Well, after that, events started to move fast. The religious leaders were really upset about the Lazarus incident, because it made so many more people follow Jesus. They actually planned to kill Lazarus — to get rid of the evidence, I guess. But in the end they decided it was better to go to the source and get rid of Jesus himself.

I’m sure you’ve heard this story before — how Jesus boldly came into Jerusalem and knocked down the moneychangers in the temple; how our fellow disciple Judas sneaked off and betrayed Jesus; how Jesus got arrested, and was examined by the Roman governor, and finally sentenced to death; how he was crucified.

I couldn’t stand to watch. I only saw them drive the nails into Jesus’ hands and feet. His words came back to me: “I am the resurrection and the life.” I don’t think so, Jesus, is what I said in my mind as I ran away from Golgotha. Maybe you can bring a whole and undamaged body back from death a few days later, but how can you live with those huge holes in your body? How can you live with all the blood drained out of you? How can you live — how can anyone live — when death is everywhere and all around and taking us and our loved ones away at every minute?

I was so upset that I couldn’t even face the other disciples. I went into hiding by myself. I thought about the Lazarus episode again. It just made me depressed. So what if Jesus, while he was alive, called every single person out of the tomb? They’d just have to go and die again someday. Exactly like Jesus himself. Death always wins.

These same thoughts kept running in my head for the rest of Friday, and all through Saturday. I was so depressed and empty, I couldn’t even participate in the Passover Sabbath. I just stayed alone, in bed, in the dark. Sunday came and the world was no different. I stayed alone. I was alone on Monday and Tuesday, too.

And then on Wednesday a weird thing happened. A couple of my fellow disciples found me. They knocked on the door until I let them in. They exploded into the room full of smiles and laughter. I was paralyzed by the strangeness of their behavior. Had they forgotten Jesus so fast?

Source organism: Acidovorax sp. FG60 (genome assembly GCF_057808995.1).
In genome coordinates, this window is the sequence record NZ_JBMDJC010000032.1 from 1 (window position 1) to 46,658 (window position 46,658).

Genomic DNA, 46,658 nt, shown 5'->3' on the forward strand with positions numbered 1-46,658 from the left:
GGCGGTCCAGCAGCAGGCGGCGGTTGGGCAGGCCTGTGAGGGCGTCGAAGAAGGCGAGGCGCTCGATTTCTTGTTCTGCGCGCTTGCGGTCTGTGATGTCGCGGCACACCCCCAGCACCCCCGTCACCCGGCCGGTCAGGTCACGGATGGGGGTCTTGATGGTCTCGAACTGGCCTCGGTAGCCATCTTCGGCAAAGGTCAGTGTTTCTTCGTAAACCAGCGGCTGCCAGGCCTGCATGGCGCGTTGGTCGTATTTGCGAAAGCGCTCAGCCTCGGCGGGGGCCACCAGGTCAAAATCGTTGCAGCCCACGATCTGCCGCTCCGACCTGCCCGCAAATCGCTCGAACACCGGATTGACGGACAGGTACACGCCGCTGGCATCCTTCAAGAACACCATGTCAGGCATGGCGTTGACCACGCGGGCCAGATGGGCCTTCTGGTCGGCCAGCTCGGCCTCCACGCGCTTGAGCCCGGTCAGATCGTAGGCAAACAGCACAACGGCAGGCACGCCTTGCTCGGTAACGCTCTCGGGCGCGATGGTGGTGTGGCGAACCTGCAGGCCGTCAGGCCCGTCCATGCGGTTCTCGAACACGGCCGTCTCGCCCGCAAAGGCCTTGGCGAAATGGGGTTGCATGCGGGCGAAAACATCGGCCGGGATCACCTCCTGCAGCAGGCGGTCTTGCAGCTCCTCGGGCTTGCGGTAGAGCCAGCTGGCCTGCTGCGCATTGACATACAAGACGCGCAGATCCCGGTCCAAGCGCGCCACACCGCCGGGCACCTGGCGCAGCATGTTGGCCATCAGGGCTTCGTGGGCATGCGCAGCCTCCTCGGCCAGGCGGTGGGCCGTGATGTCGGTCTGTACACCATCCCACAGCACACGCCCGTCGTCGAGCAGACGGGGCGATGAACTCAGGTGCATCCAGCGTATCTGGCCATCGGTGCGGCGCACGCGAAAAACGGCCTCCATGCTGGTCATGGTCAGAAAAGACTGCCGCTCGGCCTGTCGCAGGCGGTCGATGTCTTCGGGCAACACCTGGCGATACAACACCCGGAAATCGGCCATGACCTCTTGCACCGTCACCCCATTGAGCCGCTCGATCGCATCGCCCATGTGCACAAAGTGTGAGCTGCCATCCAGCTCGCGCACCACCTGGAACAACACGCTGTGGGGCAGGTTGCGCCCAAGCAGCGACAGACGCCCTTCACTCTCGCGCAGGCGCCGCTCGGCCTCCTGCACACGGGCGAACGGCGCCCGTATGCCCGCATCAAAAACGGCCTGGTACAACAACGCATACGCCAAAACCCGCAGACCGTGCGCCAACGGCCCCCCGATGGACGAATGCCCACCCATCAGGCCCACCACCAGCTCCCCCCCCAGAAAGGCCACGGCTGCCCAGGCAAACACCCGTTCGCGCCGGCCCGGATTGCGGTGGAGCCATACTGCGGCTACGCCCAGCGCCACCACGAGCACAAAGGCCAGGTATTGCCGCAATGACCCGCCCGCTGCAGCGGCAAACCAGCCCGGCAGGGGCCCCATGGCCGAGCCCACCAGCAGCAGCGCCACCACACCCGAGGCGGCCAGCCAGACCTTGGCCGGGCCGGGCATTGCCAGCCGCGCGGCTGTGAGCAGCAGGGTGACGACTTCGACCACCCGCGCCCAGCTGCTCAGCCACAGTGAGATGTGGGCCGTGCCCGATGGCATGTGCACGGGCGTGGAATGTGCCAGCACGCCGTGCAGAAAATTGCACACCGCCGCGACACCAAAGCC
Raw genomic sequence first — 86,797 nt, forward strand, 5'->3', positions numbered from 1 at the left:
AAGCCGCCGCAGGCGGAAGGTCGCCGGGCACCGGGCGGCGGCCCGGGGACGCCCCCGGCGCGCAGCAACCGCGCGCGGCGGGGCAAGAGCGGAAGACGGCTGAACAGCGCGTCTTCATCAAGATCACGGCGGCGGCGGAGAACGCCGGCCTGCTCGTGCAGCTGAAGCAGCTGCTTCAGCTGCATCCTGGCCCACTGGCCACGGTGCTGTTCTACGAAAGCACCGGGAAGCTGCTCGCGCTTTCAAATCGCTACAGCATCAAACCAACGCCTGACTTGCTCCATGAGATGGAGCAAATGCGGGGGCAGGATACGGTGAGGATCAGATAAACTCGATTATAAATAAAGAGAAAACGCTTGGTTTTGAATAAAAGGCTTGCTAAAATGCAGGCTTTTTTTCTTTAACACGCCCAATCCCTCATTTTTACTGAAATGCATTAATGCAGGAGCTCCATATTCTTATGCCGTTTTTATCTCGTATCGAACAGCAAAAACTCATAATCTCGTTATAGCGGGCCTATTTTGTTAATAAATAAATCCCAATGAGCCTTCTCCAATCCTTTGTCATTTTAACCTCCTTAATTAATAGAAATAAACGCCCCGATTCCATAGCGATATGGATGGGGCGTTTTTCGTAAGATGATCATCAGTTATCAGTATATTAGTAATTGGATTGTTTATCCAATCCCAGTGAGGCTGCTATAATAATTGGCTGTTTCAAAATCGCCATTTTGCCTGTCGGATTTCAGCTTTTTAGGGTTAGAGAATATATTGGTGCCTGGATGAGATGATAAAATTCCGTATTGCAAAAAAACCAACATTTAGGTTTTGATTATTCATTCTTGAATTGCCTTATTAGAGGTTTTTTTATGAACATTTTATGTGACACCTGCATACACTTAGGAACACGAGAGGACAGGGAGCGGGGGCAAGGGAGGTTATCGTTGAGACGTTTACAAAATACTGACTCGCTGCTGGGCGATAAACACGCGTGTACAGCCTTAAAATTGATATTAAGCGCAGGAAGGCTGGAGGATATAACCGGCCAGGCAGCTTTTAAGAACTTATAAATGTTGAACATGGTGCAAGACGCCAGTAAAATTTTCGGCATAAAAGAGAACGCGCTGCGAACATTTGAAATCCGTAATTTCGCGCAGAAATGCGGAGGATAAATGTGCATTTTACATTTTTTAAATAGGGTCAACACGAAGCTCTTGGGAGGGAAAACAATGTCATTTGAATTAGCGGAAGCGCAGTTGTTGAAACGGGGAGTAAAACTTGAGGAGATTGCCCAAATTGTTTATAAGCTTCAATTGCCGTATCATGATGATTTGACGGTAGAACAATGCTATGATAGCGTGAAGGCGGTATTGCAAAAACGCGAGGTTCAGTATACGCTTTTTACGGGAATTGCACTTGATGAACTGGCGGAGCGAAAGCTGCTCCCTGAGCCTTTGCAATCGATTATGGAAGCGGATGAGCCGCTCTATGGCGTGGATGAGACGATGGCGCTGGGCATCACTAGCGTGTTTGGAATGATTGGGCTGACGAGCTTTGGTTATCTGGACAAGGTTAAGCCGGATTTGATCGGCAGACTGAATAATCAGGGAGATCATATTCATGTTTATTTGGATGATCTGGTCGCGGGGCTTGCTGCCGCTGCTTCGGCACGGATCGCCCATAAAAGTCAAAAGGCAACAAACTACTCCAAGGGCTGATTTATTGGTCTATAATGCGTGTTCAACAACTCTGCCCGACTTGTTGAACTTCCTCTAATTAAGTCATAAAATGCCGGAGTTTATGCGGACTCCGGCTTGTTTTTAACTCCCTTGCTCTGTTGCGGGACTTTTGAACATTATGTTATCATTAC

But they all started talking at once: “We have seen the Lord! He’s alive! He was right! He is the resurrection! He is life itself! We’ve seen him and he’s blessed us and he gave us his own Holy Spirit and told us to tell everyone! Come on, come on, let’s go!”

Now listen closely, because this is the part that people always misunderstand. They think I’m some kind of hard-hearted doubter, or a skeptic, or a cynic, who refuses to accept any good news because I only believe in what’s terrible and sad. But remember, I was there at Golgotha! I saw Jesus crucified. I knew he was going to die. The Romans know how to kill people! And nobody survives death. Even Lazarus only got a temporary reprieve, and only because Jesus called him out of the tomb. If Jesus was dead, who could possibly call him out of the tomb? And how could his body even move and function after all the whipping and the nailing and the bleeding?

I figured that depression and fear had just made the other disciples lose their minds. Probably they were seeing things. Maybe Jesus had sent a ghost version of himself to comfort them. Maybe some other spirit had deceived them. But a raised, living body? The resurrection? The life? No. That I couldn’t believe, because it had never ever happened before! I’m sure you can see my point. I wasn’t going to believe in a cheerful lie just to cheer myself up. I was ready to be an adult—a sad adult, to be sure — who could accept the terrible truth about life: that it always ends in death.

And I expected the other disciples to grow up and face the truth too. So that’s why I said to them: “Don’t bother me with your silly tales of spirits and visions. The only Jesus I’m interested in is the real resurrection Jesus, the Jesus with a body, the Jesus whose body is really and forever beyond death, not just temporarily rescued. Unless I see with my own eyes where the nails pierced his skin, unless I can stick my finger right into the hole, which will prove that he is really a body and not just a ghost, I will not and cannot believe a word you’re saying.”